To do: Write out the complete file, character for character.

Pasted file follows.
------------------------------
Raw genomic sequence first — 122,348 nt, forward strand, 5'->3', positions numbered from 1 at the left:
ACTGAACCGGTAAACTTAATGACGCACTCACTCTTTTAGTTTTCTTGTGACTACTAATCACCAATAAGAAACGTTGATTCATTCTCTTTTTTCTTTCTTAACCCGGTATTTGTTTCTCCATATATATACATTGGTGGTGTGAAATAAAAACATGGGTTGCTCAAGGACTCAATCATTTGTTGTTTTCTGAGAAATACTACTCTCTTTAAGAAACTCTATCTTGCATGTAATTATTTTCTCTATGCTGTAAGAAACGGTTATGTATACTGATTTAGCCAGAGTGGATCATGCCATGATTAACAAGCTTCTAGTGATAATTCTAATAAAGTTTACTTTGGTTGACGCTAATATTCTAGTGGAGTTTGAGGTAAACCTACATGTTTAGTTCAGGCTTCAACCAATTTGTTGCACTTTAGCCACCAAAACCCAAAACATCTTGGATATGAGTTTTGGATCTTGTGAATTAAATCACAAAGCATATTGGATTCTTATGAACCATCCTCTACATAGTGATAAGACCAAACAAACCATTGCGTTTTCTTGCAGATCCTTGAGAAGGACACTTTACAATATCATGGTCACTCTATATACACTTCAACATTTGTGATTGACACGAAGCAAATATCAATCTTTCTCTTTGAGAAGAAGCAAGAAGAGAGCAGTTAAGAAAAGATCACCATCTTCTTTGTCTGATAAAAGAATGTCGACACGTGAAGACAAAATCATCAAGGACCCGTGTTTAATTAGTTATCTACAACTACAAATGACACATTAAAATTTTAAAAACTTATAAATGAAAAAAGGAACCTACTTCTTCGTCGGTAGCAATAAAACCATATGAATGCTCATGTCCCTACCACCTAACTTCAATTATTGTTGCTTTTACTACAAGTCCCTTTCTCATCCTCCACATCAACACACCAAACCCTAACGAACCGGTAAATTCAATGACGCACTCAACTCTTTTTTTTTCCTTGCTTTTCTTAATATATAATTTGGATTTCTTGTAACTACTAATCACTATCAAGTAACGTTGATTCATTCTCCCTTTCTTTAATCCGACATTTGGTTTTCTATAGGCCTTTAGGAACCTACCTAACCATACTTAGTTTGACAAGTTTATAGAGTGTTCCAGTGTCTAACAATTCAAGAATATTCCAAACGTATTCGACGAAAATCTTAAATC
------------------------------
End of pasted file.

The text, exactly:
Raw genomic sequence first — 122,348 nt, forward strand, 5'->3', positions numbered from 1 at the left:
ACTGAACCGGTAAACTTAATGACGCACTCACTCTTTTAGTTTTCTTGTGACTACTAATCACCAATAAGAAACGTTGATTCATTCTCTTTTTTCTTTCTTAACCCGGTATTTGTTTCTCCATATATATACATTGGTGGTGTGAAATAAAAACATGGGTTGCTCAAGGACTCAATCATTTGTTGTTTTCTGAGAAATACTACTCTCTTTAAGAAACTCTATCTTGCATGTAATTATTTTCTCTATGCTGTAAGAAACGGTTATGTATACTGATTTAGCCAGAGTGGATCATGCCATGATTAACAAGCTTCTAGTGATAATTCTAATAAAGTTTACTTTGGTTGACGCTAATATTCTAGTGGAGTTTGAGGTAAACCTACATGTTTAGTTCAGGCTTCAACCAATTTGTTGCACTTTAGCCACCAAAACCCAAAACATCTTGGATATGAGTTTTGGATCTTGTGAATTAAATCACAAAGCATATTGGATTCTTATGAACCATCCTCTACATAGTGATAAGACCAAACAAACCATTGCGTTTTCTTGCAGATCCTTGAGAAGGACACTTTACAATATCATGGTCACTCTATATACACTTCAACATTTGTGATTGACACGAAGCAAATATCAATCTTTCTCTTTGAGAAGAAGCAAGAAGAGAGCAGTTAAGAAAAGATCACCATCTTCTTTGTCTGATAAAAGAATGTCGACACGTGAAGACAAAATCATCAAGGACCCGTGTTTAATTAGTTATCTACAACTACAAATGACACATTAAAATTTTAAAAACTTATAAATGAAAAAAGGAACCTACTTCTTCGTCGGTAGCAATAAAACCATATGAATGCTCATGTCCCTACCACCTAACTTCAATTATTGTTGCTTTTACTACAAGTCCCTTTCTCATCCTCCACATCAACACACCAAACCCTAACGAACCGGTAAATTCAATGACGCACTCAACTCTTTTTTTTTCCTTGCTTTTCTTAATATATAATTTGGATTTCTTGTAACTACTAATCACTATCAAGTAACGTTGATTCATTCTCCCTTTCTTTAATCCGACATTTGGTTTTCTATAGGCCTTTAGGAACCTACCTAACCATACTTAGTTTGACAAGTTTATAGAGTGTTCCAGTGTCTAACAATTCAAGAATATTCCAAACGTATTCGACGAAAATCTTAAATC